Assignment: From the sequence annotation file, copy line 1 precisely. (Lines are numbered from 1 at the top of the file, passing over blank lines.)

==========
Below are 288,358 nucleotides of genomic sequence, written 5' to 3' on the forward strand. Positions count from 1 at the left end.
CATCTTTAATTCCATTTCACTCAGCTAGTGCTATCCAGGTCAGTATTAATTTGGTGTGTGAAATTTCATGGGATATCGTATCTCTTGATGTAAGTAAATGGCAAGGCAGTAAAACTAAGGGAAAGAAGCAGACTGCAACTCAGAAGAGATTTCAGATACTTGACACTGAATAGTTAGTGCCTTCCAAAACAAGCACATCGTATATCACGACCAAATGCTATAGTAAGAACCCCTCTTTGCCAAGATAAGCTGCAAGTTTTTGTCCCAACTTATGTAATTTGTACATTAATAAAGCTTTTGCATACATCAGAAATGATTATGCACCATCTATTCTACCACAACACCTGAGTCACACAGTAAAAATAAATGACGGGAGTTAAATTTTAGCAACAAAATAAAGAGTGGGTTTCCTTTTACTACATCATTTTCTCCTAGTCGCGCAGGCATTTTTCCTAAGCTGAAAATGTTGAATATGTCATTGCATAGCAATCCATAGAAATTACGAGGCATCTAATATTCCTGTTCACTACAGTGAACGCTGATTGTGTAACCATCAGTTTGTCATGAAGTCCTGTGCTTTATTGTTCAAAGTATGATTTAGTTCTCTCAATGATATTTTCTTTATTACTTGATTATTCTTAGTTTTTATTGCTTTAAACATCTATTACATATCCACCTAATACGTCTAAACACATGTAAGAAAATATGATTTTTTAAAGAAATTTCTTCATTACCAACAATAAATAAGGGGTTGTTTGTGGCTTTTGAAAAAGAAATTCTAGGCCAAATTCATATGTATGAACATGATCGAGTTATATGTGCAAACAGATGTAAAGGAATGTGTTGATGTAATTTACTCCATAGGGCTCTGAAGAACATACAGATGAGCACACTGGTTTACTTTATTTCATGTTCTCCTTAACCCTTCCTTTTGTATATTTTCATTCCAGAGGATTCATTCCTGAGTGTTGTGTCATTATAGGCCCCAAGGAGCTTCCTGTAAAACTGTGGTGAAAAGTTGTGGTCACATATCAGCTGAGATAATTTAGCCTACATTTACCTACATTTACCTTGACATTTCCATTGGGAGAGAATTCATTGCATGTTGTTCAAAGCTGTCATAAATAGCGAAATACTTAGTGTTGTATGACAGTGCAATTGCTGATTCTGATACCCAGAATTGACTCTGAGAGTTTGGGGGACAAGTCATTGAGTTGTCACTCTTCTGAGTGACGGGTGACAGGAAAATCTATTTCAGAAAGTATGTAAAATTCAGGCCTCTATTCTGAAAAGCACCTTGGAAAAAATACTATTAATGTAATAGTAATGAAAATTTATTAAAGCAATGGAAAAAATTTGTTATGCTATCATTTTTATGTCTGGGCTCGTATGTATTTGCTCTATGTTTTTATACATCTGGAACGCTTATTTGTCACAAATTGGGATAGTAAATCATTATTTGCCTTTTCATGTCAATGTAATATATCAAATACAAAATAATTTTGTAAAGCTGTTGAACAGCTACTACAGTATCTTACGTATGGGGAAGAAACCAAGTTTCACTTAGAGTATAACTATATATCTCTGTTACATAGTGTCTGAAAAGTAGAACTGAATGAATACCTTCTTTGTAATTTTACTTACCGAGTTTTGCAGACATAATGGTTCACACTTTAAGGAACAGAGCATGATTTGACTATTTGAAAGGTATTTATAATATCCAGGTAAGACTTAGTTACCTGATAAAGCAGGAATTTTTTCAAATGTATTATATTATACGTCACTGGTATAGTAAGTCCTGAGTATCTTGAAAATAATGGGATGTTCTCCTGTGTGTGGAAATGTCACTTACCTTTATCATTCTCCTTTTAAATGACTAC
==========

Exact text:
Below are 288,358 nucleotides of genomic sequence, written 5' to 3' on the forward strand. Positions count from 1 at the left end.